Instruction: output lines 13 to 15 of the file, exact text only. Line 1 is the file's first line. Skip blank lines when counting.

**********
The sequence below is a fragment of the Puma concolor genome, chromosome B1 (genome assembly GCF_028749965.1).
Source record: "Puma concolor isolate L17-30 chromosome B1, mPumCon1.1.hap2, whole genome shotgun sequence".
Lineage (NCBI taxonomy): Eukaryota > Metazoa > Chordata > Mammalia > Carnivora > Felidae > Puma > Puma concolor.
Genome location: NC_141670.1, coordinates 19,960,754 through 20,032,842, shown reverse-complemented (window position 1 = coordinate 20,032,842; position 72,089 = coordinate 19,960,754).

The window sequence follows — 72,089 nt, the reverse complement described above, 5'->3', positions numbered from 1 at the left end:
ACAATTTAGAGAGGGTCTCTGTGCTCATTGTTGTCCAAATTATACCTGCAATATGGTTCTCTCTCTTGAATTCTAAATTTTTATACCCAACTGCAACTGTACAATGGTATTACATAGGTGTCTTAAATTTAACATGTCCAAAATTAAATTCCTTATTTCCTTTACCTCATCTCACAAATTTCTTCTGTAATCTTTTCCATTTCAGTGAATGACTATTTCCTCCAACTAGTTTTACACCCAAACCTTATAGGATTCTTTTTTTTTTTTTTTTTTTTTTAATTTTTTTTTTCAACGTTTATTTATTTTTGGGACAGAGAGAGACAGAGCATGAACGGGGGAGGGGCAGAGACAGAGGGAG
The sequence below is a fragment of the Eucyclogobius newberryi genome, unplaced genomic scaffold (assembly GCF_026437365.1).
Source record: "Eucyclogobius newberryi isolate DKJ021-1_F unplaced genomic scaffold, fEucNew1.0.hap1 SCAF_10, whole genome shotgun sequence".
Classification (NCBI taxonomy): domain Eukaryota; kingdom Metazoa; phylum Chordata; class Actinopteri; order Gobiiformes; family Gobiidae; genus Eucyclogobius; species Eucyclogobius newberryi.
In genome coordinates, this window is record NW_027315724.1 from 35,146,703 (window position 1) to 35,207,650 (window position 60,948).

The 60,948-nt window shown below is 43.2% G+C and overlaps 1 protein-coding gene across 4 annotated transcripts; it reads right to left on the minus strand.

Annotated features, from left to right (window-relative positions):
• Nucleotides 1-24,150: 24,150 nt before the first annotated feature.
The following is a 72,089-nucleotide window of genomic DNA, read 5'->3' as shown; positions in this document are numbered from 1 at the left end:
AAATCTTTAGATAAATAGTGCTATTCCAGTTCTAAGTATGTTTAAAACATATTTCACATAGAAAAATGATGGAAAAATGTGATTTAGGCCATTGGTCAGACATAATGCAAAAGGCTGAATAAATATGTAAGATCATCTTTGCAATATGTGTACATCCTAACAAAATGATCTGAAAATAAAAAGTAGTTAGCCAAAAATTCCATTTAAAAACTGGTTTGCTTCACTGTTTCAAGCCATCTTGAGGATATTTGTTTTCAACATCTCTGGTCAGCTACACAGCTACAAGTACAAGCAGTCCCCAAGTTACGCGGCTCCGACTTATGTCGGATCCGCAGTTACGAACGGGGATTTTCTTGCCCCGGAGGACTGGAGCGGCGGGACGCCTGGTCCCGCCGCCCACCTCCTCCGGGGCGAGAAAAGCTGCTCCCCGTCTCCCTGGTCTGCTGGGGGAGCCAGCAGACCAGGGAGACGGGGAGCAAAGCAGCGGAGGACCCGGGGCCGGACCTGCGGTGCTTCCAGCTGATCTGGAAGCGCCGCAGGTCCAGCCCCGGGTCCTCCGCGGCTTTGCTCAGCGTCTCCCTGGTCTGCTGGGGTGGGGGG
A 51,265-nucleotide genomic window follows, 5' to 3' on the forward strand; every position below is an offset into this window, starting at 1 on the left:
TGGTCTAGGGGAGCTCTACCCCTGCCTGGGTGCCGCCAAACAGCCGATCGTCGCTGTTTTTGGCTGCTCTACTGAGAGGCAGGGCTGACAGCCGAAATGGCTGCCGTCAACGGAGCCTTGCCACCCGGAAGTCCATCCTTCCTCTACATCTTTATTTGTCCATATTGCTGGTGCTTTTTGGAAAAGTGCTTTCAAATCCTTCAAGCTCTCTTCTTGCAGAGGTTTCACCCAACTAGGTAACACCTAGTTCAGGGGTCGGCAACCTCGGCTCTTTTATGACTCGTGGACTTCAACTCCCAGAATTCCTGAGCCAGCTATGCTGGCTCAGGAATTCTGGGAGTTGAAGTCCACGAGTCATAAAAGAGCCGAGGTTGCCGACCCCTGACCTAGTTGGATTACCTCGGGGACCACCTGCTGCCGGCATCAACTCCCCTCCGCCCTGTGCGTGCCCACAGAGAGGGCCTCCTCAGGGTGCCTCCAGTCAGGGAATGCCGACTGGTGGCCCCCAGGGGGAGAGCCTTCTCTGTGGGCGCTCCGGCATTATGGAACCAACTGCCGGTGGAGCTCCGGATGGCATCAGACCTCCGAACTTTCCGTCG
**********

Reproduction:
• Nucleotides 1-24,150: 24,150 nt before the first annotated feature.
The following is a 72,089-nucleotide window of genomic DNA, read 5'->3' as shown; positions in this document are numbered from 1 at the left end:
AAATCTTTAGATAAATAGTGCTATTCCAGTTCTAAGTATGTTTAAAACATATTTCACATAGAAAAATGATGGAAAAATGTGATTTAGGCCATTGGTCAGACATAATGCAAAAGGCTGAATAAATATGTAAGATCATCTTTGCAATATGTGTACATCCTAACAAAATGATCTGAAAATAAAAAGTAGTTAGCCAAAAATTCCATTTAAAAACTGGTTTGCTTCACTGTTTCAAGCCATCTTGAGGATATTTGTTTTCAACATCTCTGGTCAGCTACACAGCTACAAGTACAAGCAGTCCCCAAGTTACGCGGCTCCGACTTATGTCGGATCCGCAGTTACGAACGGGGATTTTCTTGCCCCGGAGGACTGGAGCGGCGGGACGCCTGGTCCCGCCGCCCACCTCCTCCGGGGCGAGAAAAGCTGCTCCCCGTCTCCCTGGTCTGCTGGGGGAGCCAGCAGACCAGGGAGACGGGGAGCAAAGCAGCGGAGGACCCGGGGCCGGACCTGCGGTGCTTCCAGCTGATCTGGAAGCGCCGCAGGTCCAGCCCCGGGTCCTCCGCGGCTTTGCTCAGCGTCTCCCTGGTCTGCTGGGGTGGGGGG